Today, the relationships between terrorist groups are becoming more overt and strategic in nature. On Feb. 12, LeT, Jamaat-e-Islami, and the banned Sipah-e-Sahaba Pakistan held a rally in Karachi to support their Difa-e-Pakistan Council and its anti-American, anti-Western political agenda. Jamaat-e-Islami is reportedly moving to partner with former members of Pervez Musharraf's regime. These open relationships are unlikely to be a sign of decreased tactical collaboration; they are a warning of deepening strategic ties. Prior to his reported demise in a June 2011 drone strike in Pakistan, HuJI's military commander, Ilyas Kashmiri, built strong operational ties between myriad Islamist terrorist groups. Among other things, Kashmiri served as a coordinator between these groups and radicals in the West, as demonstrated by his linking up David Headley and Tahawwur Hussain Rana with LeT for the 2008 Mumbai attacks.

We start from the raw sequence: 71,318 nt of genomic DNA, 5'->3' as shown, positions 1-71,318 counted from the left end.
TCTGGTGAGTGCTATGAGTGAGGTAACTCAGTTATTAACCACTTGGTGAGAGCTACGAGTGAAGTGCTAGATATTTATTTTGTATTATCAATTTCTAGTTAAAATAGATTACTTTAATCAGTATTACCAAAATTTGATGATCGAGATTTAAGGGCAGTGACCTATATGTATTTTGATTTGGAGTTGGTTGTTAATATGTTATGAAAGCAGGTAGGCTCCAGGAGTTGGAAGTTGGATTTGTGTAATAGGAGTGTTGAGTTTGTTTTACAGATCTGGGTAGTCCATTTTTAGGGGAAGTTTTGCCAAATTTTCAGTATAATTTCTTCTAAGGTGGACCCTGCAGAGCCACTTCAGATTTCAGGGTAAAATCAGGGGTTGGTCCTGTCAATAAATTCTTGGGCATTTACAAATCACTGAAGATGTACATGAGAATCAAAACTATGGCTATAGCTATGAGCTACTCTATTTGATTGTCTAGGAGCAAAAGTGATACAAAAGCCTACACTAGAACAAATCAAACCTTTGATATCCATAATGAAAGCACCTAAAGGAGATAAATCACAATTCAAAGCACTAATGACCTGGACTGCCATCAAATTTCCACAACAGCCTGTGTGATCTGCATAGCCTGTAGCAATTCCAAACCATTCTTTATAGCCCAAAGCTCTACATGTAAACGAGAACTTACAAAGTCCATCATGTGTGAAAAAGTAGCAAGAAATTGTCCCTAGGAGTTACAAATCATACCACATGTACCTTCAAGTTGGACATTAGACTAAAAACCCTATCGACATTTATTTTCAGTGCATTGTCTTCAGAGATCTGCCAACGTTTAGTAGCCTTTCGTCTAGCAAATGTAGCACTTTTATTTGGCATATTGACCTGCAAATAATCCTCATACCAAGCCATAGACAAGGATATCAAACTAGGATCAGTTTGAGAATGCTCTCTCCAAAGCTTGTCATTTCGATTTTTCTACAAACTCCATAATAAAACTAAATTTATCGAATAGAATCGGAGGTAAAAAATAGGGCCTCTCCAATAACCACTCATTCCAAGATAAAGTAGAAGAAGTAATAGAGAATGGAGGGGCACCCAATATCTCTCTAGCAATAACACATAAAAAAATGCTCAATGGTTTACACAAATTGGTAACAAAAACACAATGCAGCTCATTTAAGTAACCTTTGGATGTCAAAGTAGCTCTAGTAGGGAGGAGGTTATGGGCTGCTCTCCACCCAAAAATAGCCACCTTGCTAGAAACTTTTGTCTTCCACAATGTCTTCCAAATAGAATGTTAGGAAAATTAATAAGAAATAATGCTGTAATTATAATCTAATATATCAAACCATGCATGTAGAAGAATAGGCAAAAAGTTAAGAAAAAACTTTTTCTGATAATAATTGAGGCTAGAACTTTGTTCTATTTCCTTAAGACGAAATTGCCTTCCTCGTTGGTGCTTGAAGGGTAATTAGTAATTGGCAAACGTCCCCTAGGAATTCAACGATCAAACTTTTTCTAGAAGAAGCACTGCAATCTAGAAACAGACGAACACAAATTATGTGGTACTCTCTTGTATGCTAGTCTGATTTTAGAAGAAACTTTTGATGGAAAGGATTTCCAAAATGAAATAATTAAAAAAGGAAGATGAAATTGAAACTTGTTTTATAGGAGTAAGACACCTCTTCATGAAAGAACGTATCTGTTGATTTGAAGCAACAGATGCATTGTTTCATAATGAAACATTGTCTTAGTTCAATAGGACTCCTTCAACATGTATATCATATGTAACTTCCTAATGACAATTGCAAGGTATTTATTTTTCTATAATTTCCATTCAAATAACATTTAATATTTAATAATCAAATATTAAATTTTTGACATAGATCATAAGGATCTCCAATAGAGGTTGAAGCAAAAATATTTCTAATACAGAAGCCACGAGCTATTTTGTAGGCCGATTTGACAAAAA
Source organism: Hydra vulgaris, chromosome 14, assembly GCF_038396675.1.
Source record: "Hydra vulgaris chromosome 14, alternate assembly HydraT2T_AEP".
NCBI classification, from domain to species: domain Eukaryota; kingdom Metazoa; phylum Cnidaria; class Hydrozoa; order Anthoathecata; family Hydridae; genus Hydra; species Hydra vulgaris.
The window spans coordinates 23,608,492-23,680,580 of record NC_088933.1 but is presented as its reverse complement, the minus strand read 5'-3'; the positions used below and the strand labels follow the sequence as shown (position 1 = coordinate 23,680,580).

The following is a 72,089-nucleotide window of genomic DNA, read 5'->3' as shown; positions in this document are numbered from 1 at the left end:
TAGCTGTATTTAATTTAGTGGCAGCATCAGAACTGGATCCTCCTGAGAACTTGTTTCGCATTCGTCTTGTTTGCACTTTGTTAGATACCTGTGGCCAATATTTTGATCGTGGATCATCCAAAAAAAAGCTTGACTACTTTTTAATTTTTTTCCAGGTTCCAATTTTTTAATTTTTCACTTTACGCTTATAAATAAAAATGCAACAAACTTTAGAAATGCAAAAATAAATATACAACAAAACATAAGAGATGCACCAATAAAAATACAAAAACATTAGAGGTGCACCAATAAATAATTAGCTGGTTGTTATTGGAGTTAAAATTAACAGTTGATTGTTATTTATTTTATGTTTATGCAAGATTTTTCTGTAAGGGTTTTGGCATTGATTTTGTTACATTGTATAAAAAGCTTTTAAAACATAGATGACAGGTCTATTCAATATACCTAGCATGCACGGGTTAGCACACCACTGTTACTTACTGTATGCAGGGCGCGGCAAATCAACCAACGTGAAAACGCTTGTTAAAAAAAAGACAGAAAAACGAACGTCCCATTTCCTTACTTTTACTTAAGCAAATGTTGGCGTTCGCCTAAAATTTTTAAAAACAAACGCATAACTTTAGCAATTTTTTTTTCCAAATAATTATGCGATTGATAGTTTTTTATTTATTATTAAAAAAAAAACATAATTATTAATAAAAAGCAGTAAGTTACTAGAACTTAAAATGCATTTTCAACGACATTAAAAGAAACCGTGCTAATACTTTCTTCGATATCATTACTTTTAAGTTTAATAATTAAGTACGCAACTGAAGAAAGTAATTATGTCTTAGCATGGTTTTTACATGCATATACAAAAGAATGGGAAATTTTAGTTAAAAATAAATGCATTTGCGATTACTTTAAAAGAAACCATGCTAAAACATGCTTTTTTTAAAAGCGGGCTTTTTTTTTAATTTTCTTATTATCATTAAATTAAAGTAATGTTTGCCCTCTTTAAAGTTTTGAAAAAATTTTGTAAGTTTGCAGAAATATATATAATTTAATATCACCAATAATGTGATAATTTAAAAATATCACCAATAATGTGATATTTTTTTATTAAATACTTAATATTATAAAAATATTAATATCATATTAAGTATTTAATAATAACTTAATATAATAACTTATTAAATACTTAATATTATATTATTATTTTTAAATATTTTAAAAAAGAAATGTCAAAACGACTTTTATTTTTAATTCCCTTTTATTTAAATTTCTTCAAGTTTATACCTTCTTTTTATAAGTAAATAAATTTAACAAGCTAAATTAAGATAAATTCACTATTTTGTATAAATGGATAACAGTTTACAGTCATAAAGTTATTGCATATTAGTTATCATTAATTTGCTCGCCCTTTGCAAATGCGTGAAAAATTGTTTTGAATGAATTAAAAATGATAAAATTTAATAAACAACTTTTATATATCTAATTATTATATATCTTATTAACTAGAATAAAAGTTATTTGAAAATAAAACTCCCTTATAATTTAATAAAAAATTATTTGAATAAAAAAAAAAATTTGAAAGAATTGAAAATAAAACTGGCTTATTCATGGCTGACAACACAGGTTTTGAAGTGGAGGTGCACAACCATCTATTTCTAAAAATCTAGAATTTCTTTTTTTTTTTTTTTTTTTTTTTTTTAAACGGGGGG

So let's not get complacent. There will be no shortage of opportunities for foreign fighters who wish to travel to jihadi conflict zones. The threat landscape is dynamic and ever evolving. Even if we were to succeed in draining the swamp (a big "if") that is the FATA, further challenges and dangers abound in Africa, especially Somalia (where recent reporting indicates a spike, not dip, in the numbers of Western foreign fighters), and beyond, including in areas not yet on the public's radar screen such as Kenya, Nigeria, and the Caucasus. Compounding the situation, current events on the ground in Syria, including al Qaeda's bid to leverage the crisis by calling for foreign fighters to exploit the revolt, may reshuffle and intensify foreign-fighter pipelines. Against this backdrop, determination and focus will be needed, especially because the pool of indigenous fighters is plenty deep. As for the FATA, it's a good start -- and now is the time to double down by ramping up the counterterrorism and military actions that got us this far.